During the Trump period GDP growth averaged 2.5% from 2017-2019. In contrast, the Biden administration oversaw a strong rebound with GDP growth of 5.7% in 2021, moderating to around 2.6% by 2023.

Unemployment fell to a 50-year low of 3.5% under Trump before surging to 14.8% in April 2020, then decreasing to 6.7% by year-end. Under Biden, it continued to decline, reaching 3.5% by mid-2023.

The S&P 500 rose 67% during Trump’s term and continued to rise by 35% under Biden by December 2022.

Environmentally, Trump withdrew from the Paris Agreement and rolled back regulations, focusing on fossil fuel production, whereas Biden rejoined the agreement and aimed for net-zero carbon emissions by 2050 through renewable energy investments.

Trade policies under Trump were protectionist, including tariffs on China and renegotiating NAFTA into USMCA, whereas Biden maintained some tariffs but focused on rebuilding alliances and engaging in multilateral trade agreements.

Internationally, Trump pursued an “America First” policy, while Biden emphasized repairing alliances and took firmer stances against Russia and China.

From Pakistan’s point of view, the Joe administration has been much more friendly, forthcoming, and actively pursued cooperations in many sectors including anti-terrorism, Afghan peace process, building economic, trade, investment and people to people contacts. 

For example, under Trump, demand to do more against terrorism resulted in significant cuts in economic and military aid, and trade experienced limited growth. Trump’s administration forced Pakistan to align its Afghan Policy with the US and applied pressure through sanctions.

In contrast, the Biden administration provided targeted assistance in health and climate sectors, encouraged U.S. investments in Pakistan’s technology and renewable energy sectors, and resumed security cooperation and military training programs.

The Trump and Biden administrations have taken different approaches to protecting the interests of expatriate Pakistanis in the U.S.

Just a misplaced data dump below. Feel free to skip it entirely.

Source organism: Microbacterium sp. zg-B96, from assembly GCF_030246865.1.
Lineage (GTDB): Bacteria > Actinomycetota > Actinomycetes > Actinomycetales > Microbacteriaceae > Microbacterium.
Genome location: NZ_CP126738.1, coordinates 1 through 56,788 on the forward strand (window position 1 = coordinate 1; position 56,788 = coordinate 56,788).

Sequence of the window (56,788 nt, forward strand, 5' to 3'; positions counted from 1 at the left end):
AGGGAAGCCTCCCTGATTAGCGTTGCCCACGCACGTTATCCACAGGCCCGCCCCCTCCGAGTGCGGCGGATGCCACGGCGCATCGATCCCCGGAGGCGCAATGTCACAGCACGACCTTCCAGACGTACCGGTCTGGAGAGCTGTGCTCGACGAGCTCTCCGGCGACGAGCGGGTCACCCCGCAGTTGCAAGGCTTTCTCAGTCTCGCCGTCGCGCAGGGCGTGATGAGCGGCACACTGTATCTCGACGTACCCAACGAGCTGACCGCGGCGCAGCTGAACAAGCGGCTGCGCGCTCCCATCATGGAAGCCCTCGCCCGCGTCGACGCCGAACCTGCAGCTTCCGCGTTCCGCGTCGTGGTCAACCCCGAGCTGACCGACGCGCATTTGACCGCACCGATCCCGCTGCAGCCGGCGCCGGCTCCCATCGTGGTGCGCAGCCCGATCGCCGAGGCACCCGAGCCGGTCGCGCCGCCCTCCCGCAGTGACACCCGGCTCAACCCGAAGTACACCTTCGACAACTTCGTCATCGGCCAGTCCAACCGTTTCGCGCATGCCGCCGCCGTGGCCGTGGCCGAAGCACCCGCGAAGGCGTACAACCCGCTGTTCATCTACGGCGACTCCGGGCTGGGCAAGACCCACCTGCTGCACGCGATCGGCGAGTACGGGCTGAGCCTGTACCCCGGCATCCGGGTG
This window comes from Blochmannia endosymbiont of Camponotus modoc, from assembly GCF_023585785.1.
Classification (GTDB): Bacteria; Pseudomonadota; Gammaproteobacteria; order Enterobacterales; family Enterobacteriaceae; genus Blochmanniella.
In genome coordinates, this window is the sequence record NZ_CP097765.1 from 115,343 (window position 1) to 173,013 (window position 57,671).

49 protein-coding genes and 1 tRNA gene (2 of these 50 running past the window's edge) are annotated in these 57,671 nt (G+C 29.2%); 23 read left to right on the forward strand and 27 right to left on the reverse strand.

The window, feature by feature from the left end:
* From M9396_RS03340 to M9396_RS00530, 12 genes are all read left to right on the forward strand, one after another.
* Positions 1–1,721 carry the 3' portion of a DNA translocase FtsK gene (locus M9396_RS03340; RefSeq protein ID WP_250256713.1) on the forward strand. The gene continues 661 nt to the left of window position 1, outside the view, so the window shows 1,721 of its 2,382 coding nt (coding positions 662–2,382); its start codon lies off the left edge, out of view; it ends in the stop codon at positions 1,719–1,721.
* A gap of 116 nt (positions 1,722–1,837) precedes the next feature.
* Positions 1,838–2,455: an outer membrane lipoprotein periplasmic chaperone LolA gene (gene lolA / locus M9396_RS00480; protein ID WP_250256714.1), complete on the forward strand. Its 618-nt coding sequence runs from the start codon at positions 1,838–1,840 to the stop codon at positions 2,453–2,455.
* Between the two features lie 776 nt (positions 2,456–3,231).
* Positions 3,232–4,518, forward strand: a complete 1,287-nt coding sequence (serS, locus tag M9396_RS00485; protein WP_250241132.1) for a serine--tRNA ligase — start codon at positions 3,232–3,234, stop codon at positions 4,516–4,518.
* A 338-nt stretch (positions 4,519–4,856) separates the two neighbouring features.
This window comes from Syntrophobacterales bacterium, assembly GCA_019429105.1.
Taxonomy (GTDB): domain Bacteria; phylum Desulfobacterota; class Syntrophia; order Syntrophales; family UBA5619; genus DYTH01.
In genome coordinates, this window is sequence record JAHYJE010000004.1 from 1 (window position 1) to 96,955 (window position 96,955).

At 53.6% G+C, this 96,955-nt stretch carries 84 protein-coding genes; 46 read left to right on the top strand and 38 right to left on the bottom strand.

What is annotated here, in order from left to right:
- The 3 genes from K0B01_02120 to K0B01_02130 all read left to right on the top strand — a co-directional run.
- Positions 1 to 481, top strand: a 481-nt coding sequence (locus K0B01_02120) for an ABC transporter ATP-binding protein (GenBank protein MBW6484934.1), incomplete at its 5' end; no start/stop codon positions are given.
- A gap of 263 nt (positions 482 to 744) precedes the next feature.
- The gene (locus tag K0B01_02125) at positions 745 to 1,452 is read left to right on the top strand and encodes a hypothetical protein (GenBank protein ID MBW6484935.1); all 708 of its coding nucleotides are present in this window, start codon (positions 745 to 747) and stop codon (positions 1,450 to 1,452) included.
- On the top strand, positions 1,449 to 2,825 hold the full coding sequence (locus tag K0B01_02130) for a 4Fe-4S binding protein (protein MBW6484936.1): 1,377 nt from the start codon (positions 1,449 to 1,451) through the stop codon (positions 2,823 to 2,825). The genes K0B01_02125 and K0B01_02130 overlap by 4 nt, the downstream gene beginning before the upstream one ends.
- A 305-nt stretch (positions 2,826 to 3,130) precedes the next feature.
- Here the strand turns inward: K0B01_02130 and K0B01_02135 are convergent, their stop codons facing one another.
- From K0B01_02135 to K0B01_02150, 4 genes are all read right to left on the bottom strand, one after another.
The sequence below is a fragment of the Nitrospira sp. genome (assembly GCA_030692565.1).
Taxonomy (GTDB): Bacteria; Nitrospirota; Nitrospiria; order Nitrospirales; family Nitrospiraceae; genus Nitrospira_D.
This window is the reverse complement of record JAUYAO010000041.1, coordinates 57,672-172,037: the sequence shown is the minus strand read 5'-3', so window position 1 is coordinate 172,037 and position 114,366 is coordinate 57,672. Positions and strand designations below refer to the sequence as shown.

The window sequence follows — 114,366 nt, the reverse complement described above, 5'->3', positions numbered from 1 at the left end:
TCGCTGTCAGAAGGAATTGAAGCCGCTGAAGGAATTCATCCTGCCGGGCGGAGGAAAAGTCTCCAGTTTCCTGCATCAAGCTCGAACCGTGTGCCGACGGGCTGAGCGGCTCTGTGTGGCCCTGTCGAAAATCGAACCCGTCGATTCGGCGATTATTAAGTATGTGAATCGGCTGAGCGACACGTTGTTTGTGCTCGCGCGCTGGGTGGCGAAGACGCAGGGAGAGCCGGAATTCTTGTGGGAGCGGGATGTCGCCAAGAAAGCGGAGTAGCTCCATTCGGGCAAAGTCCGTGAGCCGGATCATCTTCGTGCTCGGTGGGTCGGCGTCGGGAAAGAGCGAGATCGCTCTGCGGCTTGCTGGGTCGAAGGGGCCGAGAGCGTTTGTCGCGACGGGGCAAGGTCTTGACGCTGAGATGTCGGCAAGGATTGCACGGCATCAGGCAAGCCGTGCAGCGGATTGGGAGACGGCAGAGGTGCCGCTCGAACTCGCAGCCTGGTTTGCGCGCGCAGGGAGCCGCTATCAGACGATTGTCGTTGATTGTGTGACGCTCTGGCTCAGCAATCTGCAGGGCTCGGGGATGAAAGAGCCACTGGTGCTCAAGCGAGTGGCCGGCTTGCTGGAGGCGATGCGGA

The Trump administration’s travel bans and stricter visa policies created challenges and uncertainties for many Pakistani expatriates.

In contrast, the Biden administration has reversed many travel bans, eased visa processes, provided comprehensive COVID-19 support, and increased engagement with expatriate communities, including Pakistani Americans.

This has ensured their health, economic stability, and inclusion in policy discussions, reflecting a more inclusive and supportive approach compared to the previous administration.

Whereas, the choice for the government of Pakistan, and for Pakistani expatriates is very clear, but for the American electorate’s decision to choose a President will be influenced  by a combination of factors, including performance in debates and the performance of previous administrations.

Though debates can significantly sway undecided voters and highlight the candidates’ competencies in real-time, making them a critical component of the electoral process. However, many voters also consider the tangible outcomes of past administrations, such as economic performance, healthcare improvements, foreign policy achievements, and responses to crises like the COVID-19 pandemic.

Ultimately, the decision will likely be a blend of both factors: the immediate impressions made during the debate and the longer-term evaluation of each candidate’s track record in office. Voters weigh these elements to determine which candidate they believe will best address their needs and lead the country effectively.

By: Qamar Bashir

Former Press Secretary to the President

Former Press Minister to the Embassy of Pakistan to France

Former MD, SRBC